“Winnie, I remember looking at you and seeing how terrified you look. Ha ha ha!”
That’s what my professor told me after I expressed how intense the Q+A sessions were following our group presentations. What should have been 30 minute presentations followed by 15 minutes of questions turned into a 4-hour meeting with no breaks. Though the Chairman of the Istanbul Stock Exchange wasn’t able to attend because of a scheduling conflict, the representatives that attended made a formidable panel of experts in their respective fields.
My group finished and immediately the microphone lights for the panel went on. Question after question came, quizzing us on everything from the what specific improvements the ISE needed to make to compete with a NYSE, tax reform questions, civil law v. commercial law, OECD rankings, etc. Our project had a marketing focus and an advertising campaign. The only question even remotely related to that topic was, “I believe you can take those same advertisements and apply them to a Moscow or a Dubai. How is Istanbul different?”
Other groups faced similarly tough questions. The project tasked with expanding the domestic investor base had created a comprehensive plan for financial literacy education targeted at the youth. The ISE had invited the director of its education programs.
The project tasked with creating a model for demutualization had worked under the assumption (after consulting with both the professor and our client coordinator) that demutualization was unavoidable. The ISE questioned that assumption and had the group members defend their model.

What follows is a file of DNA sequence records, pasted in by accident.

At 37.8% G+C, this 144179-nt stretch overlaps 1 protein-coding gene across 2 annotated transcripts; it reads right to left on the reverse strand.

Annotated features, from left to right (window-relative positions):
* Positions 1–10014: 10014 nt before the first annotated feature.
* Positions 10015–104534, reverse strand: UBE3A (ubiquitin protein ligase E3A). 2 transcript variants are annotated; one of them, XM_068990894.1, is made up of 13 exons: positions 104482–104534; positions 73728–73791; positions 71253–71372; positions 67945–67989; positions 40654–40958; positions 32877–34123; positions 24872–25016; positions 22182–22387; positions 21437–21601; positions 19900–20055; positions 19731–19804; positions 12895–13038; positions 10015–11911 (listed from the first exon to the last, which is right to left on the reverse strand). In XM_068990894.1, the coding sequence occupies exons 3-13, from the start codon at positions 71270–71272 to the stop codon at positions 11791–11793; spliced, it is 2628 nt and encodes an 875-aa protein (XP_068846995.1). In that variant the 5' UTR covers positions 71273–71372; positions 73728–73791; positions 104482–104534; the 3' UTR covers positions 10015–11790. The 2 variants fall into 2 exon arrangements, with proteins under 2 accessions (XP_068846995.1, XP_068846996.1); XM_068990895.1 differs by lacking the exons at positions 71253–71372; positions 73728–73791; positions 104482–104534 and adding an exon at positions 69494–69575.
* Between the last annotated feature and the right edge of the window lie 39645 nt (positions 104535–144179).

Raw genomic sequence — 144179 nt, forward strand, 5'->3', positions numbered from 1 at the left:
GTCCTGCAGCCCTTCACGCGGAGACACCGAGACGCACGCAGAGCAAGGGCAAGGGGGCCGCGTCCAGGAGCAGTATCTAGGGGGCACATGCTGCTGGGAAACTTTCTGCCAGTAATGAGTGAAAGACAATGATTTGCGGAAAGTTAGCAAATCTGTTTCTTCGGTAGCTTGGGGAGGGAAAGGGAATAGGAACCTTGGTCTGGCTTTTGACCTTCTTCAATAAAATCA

And the last group analyzed the relationship between the cash and derivatives markets by looking at the efficiency, volatility, and the lead-lag relationship between the two markets. During Q+A, the ISE revealed that the woman who had been sitting quietly in the room was actually the author of one of the studies the group had cited in their report.
I will say, however, that we did an excellent job answering tough questions and handling ourselves under pressure. Even the professor commented on how impressed the ISE representatives were with our ideas and with our answers.
The best part of the Q+A was when Prathistha took the hot seat to answer a question. A member of the panel questioned the statistical tests and conclusion of her findings. Before she finished, Prathistha stopped her and said, “No. I think you’re looking at the something-something data, which we determined was not normally distributed and ineligible for the something-something test. We had to transform the data and something-something I am a math genius.”
Get it, girl.